TLC Conference Offers Perspectives
on Learner-Centered Teaching
— By Kime Lawson, assistant editor
Over 130 faculty members attended the first Teaching and Learning Center event of the year on January 13th, entitled “How to Maximize Student Learning.” The conference featured Dr. Maryellen Weimer as its keynote speaker. Dr. Weimer is an Emeritus Professor of Teaching and Learning at Penn State and has a disciplinary background in communications. She is a nationally recognized expert in both the United States and Canada on the topic of learner-centered teaching. Weimer has offered her insights formally to faculty at over 400 colleges and universities, and has authored eight books about learner-centered teaching. She is also the editor of The Teaching Professor monthly newsletter.
Dr. Weimer’s keynote address, based on her influential book Learner-Centered Teaching: Five Key Changes to Practice, identified essential areas where learner-centered teachers should be willing to relinquish some specifically delineated sovereignty: “the teacher’s shifting role,” “power,” “content, ” “responsibility,” and “evaluation.”
According to Weimer, instructors can create class activities that inspire students to exercise more
agency in the classroom and build their confidence as self-regulated learners. To facilitate learner-centered teaching, Weimer insisted that teachers should first de-center their own role in the classroom to make more room for student contributions.
One way to solicit more comments from students that Weimer suggested is to challenge them in
class to create their own examples and summaries from the course content. Another main theme of learner-centered teaching is that instructors should share the dynamic of power in the classroom just a little. Weimer advised leaving it up to the students to make a few decsions of consequence, such as letting them generate possible test questions or have a choice among multiple prompts for satisfying a written assignment.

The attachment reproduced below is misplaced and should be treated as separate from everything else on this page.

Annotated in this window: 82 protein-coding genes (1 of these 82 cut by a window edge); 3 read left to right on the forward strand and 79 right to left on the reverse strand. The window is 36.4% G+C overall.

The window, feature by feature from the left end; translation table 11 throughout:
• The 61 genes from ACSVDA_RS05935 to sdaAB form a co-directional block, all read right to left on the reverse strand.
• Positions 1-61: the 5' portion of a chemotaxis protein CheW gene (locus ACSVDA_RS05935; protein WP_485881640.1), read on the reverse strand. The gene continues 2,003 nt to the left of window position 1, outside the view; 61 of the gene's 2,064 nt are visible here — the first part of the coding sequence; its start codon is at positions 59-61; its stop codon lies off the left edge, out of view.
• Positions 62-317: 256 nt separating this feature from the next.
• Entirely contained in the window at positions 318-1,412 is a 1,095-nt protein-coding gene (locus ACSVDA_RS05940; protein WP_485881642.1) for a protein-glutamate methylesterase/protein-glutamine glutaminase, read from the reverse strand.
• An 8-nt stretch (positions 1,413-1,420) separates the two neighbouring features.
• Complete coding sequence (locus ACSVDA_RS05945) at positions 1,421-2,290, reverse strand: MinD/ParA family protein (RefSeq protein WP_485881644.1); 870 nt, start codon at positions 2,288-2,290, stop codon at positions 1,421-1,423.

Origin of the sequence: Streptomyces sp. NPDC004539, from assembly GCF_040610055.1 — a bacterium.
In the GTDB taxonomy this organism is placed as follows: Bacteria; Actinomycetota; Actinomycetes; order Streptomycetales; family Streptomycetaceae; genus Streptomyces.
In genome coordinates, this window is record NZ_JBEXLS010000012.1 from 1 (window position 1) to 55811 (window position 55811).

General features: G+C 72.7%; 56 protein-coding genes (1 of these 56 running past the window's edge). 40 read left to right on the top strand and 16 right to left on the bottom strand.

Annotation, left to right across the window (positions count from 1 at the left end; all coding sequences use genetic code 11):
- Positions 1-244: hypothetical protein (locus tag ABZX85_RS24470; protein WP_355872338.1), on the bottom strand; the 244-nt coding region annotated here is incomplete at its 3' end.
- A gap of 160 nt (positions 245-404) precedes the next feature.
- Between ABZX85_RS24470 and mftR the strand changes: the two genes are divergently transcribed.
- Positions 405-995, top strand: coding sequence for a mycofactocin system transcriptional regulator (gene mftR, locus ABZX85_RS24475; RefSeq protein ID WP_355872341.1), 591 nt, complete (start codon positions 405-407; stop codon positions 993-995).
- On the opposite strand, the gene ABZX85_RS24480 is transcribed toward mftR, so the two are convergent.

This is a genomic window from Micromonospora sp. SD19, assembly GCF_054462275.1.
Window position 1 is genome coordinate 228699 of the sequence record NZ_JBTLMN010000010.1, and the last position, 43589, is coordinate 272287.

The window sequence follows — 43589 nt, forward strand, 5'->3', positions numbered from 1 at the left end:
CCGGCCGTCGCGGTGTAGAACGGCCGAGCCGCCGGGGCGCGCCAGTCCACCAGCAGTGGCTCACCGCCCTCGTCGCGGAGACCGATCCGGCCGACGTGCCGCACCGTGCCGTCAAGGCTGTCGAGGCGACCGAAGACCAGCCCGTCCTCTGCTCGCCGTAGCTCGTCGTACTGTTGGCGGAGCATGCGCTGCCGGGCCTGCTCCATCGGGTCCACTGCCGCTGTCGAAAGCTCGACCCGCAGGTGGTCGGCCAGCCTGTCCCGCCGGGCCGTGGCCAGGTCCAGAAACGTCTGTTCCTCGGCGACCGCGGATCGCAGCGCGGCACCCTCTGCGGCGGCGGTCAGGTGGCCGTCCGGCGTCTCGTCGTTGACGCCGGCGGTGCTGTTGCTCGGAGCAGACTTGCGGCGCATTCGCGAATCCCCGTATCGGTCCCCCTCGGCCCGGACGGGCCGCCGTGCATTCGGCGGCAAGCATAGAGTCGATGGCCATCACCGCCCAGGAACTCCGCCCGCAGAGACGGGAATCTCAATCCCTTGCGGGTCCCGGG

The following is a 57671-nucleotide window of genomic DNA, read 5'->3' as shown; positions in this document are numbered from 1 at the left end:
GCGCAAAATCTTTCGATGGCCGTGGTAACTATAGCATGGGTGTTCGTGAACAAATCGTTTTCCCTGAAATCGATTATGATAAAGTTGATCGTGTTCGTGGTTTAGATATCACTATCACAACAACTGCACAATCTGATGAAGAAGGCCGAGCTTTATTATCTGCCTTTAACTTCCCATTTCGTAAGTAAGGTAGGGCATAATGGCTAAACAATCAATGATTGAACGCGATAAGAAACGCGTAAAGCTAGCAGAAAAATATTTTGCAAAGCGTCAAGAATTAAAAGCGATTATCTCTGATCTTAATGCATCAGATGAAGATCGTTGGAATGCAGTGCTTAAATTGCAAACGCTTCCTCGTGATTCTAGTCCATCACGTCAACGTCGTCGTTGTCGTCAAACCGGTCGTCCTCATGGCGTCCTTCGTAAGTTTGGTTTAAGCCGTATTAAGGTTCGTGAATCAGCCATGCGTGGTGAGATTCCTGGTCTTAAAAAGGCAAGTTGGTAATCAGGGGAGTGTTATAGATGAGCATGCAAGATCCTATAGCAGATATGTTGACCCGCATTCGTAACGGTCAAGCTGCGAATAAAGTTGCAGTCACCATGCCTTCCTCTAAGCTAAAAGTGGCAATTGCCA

Learner-centered teaching also requires a reorientation toward course content. Rather than striving to cover all of the remaining content in some Sysiphean gesture during the last five minutes of class, Weimer recommended having students use the content to shape and share their own summaries during that time. Pushing students to organize material on their own or in small groups could foster their greater feeling of involvement in the classroom. Promoting more student responsibility is also a key goal in learner-centered teaching. Weimer noted that an effective way to start promoting responsibility early in the semester is to forego the ritualistic reading of the syllabus on the first day, but then to quiz students on specific syllabus policies a couple of classes later. Doing so should prompt students to comprehend the policies on their own and to assure that there will be consequences for not learning the material. Weimer continually stressed making the syllabus the first learner-centered activity of the semester so that it could set the tone for the rest of the course.